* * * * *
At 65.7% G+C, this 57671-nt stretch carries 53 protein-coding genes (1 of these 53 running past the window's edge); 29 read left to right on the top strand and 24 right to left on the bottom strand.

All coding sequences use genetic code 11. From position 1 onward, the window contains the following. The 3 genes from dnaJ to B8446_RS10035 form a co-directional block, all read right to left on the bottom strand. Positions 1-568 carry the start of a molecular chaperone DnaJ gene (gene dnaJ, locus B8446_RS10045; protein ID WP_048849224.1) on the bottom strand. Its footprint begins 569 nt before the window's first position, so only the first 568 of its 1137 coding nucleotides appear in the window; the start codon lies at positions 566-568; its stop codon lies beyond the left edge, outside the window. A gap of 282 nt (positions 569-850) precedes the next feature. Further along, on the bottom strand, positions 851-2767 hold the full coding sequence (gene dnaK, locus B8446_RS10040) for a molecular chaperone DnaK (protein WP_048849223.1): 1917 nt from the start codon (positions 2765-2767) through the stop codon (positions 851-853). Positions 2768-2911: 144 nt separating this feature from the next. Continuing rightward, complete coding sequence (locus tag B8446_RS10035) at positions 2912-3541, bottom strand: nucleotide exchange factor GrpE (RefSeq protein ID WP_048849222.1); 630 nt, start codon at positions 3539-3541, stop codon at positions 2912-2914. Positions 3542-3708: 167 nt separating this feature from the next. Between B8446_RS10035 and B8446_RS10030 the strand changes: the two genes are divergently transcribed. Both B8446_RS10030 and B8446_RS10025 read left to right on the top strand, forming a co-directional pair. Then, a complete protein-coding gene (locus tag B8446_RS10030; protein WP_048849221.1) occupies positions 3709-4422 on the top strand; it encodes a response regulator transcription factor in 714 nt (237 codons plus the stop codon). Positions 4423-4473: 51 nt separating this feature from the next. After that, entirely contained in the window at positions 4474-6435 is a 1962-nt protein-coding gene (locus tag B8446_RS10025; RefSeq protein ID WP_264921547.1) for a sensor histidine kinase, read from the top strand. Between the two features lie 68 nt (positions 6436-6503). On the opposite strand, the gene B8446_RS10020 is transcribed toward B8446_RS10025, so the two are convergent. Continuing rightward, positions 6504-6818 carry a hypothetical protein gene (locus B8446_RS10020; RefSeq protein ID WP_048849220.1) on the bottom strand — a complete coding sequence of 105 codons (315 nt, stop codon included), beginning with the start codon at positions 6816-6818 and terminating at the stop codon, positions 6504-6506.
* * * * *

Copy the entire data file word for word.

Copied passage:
At 65.7% G+C, this 57671-nt stretch carries 53 protein-coding genes (1 of these 53 running past the window's edge); 29 read left to right on the top strand and 24 right to left on the bottom strand.

All coding sequences use genetic code 11. From position 1 onward, the window contains the following. The 3 genes from dnaJ to B8446_RS10035 form a co-directional block, all read right to left on the bottom strand. Positions 1-568 carry the start of a molecular chaperone DnaJ gene (gene dnaJ, locus B8446_RS10045; protein ID WP_048849224.1) on the bottom strand. Its footprint begins 569 nt before the window's first position, so only the first 568 of its 1137 coding nucleotides appear in the window; the start codon lies at positions 566-568; its stop codon lies beyond the left edge, outside the window. A gap of 282 nt (positions 569-850) precedes the next feature. Further along, on the bottom strand, positions 851-2767 hold the full coding sequence (gene dnaK, locus B8446_RS10040) for a molecular chaperone DnaK (protein WP_048849223.1): 1917 nt from the start codon (positions 2765-2767) through the stop codon (positions 851-853). Positions 2768-2911: 144 nt separating this feature from the next. Continuing rightward, complete coding sequence (locus tag B8446_RS10035) at positions 2912-3541, bottom strand: nucleotide exchange factor GrpE (RefSeq protein ID WP_048849222.1); 630 nt, start codon at positions 3539-3541, stop codon at positions 2912-2914. Positions 3542-3708: 167 nt separating this feature from the next. Between B8446_RS10035 and B8446_RS10030 the strand changes: the two genes are divergently transcribed. Both B8446_RS10030 and B8446_RS10025 read left to right on the top strand, forming a co-directional pair. Then, a complete protein-coding gene (locus tag B8446_RS10030; protein WP_048849221.1) occupies positions 3709-4422 on the top strand; it encodes a response regulator transcription factor in 714 nt (237 codons plus the stop codon). Positions 4423-4473: 51 nt separating this feature from the next. After that, entirely contained in the window at positions 4474-6435 is a 1962-nt protein-coding gene (locus tag B8446_RS10025; RefSeq protein ID WP_264921547.1) for a sensor histidine kinase, read from the top strand. Between the two features lie 68 nt (positions 6436-6503). On the opposite strand, the gene B8446_RS10020 is transcribed toward B8446_RS10025, so the two are convergent. Continuing rightward, positions 6504-6818 carry a hypothetical protein gene (locus B8446_RS10020; RefSeq protein ID WP_048849220.1) on the bottom strand — a complete coding sequence of 105 codons (315 nt, stop codon included), beginning with the start codon at positions 6816-6818 and terminating at the stop codon, positions 6504-6506.